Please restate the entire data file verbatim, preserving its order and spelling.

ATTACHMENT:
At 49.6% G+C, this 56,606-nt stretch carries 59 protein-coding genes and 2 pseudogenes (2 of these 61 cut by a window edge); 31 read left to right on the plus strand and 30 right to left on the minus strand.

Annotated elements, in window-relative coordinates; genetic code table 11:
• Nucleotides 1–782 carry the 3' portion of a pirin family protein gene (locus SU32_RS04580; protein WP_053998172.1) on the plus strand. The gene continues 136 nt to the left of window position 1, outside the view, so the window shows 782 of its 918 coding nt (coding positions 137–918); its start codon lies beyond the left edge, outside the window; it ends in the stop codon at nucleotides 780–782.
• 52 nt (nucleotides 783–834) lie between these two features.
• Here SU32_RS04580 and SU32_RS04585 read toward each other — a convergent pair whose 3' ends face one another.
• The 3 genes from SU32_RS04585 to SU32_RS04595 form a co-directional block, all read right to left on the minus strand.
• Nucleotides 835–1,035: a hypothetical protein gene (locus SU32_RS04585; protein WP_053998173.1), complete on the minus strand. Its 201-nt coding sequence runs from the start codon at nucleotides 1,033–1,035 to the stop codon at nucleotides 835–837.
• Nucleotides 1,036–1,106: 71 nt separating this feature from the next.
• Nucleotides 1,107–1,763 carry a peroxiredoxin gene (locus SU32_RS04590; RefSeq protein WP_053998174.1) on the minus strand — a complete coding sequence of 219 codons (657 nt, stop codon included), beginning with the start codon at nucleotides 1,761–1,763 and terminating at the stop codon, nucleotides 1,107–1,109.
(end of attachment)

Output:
At 49.6% G+C, this 56,606-nt stretch carries 59 protein-coding genes and 2 pseudogenes (2 of these 61 cut by a window edge); 31 read left to right on the plus strand and 30 right to left on the minus strand.

Annotated elements, in window-relative coordinates; genetic code table 11:
• Nucleotides 1–782 carry the 3' portion of a pirin family protein gene (locus SU32_RS04580; protein WP_053998172.1) on the plus strand. The gene continues 136 nt to the left of window position 1, outside the view, so the window shows 782 of its 918 coding nt (coding positions 137–918); its start codon lies beyond the left edge, outside the window; it ends in the stop codon at nucleotides 780–782.
• 52 nt (nucleotides 783–834) lie between these two features.
• Here SU32_RS04580 and SU32_RS04585 read toward each other — a convergent pair whose 3' ends face one another.
• The 3 genes from SU32_RS04585 to SU32_RS04595 form a co-directional block, all read right to left on the minus strand.
• Nucleotides 835–1,035: a hypothetical protein gene (locus SU32_RS04585; protein WP_053998173.1), complete on the minus strand. Its 201-nt coding sequence runs from the start codon at nucleotides 1,033–1,035 to the stop codon at nucleotides 835–837.
• Nucleotides 1,036–1,106: 71 nt separating this feature from the next.
• Nucleotides 1,107–1,763 carry a peroxiredoxin gene (locus SU32_RS04590; RefSeq protein WP_053998174.1) on the minus strand — a complete coding sequence of 219 codons (657 nt, stop codon included), beginning with the start codon at nucleotides 1,761–1,763 and terminating at the stop codon, nucleotides 1,107–1,109.